Unit History: RAF Tain

RAF Tain
RAF Tain was a World War II airfield built on Morrich More to the ease of the town of Tain, which lies on the shore of the Dornoch Firth, northeast of Invergordon.
The RAF Tain area links with the military aviation back to 1913, when it was viewed by the War Office for use as an aerial navel base to complement existing fortifications in the area.  Form records it showed that the area of Tain provided good weather conditions for extended flying operations, also with its proximity to Kinloss and Lossiemouth led to the construction of the original Tain Range.  It was used in the period between world war One and Two by both the RAF and FAA.
Tain airfield was developed from a pre-war landing ground serving the Tain Bombing Ranges, a part of which was used to build the complex. The airfield consisted of three runways, from 4,350ft to 6,000ft in length with three dispersal areas, and Bellman, Blister and 'T2' type hangars.
After six years of flying operations RAF Tain is no longer operational, reverted to its original role as a weapons range and now it is one of the busiest ranges in the UK.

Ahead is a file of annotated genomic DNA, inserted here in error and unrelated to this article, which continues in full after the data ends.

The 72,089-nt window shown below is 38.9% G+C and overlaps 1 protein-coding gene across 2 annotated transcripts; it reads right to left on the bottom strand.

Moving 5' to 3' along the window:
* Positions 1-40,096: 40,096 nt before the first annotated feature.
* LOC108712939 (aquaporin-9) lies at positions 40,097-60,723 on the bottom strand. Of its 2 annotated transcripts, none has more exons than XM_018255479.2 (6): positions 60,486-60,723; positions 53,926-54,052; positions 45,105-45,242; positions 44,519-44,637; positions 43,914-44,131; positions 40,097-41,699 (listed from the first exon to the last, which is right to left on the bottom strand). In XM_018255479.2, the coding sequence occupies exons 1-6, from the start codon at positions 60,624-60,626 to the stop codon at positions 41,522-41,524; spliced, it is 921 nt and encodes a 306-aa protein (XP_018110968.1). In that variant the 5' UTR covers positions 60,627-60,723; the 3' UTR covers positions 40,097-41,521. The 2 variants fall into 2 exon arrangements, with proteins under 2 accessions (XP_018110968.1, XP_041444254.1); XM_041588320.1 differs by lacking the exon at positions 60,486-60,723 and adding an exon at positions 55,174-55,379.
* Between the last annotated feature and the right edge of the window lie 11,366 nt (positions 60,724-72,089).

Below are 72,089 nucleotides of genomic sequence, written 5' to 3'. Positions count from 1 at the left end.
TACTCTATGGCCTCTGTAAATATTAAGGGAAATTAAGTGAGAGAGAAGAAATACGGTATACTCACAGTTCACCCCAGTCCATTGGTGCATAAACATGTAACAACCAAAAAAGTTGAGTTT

RAF Tain is now under the control of DTE (Defence Training Estates). The current situation is the largest live weapons range in the DTE.  One of only three ranges in Europe where 1,000 pound bombs maybe dropped live.  The remaining runways, hard standings and parkways have become overgrown with grass, several WWII airfield building in various conditions are slowly decaying and can still be seen.

RAF Tain during WW2


The airfield was opened officially on 16th September 1941 as a Fighter Sector Station. Along with RAF Lossiemouth, Tain had been designated as a forward base for bombers, attacking the battleship Tirpitz when it was based at Trondheim in Norway.

In 1943 a Torpedo refresher school was formed to keep crew up to date with the torpedo training and both RAF and FAA crews used the facilities. In May 1944 the NE-SW runway was extended in preparation for the arrival of the Liberators. One of the first actions by 66 squadron Liberators from Tain was fought on 26th June 1944 when a U-boat was spotted on the surface. Two attacks were made, and on the second, three depth charges exploding on the starboard side of the U-boat caused it to turn over and sink. The Liberator had been damaged by gunfire and had to land at Stornoway where it was found that a shell had gone through the main spar.

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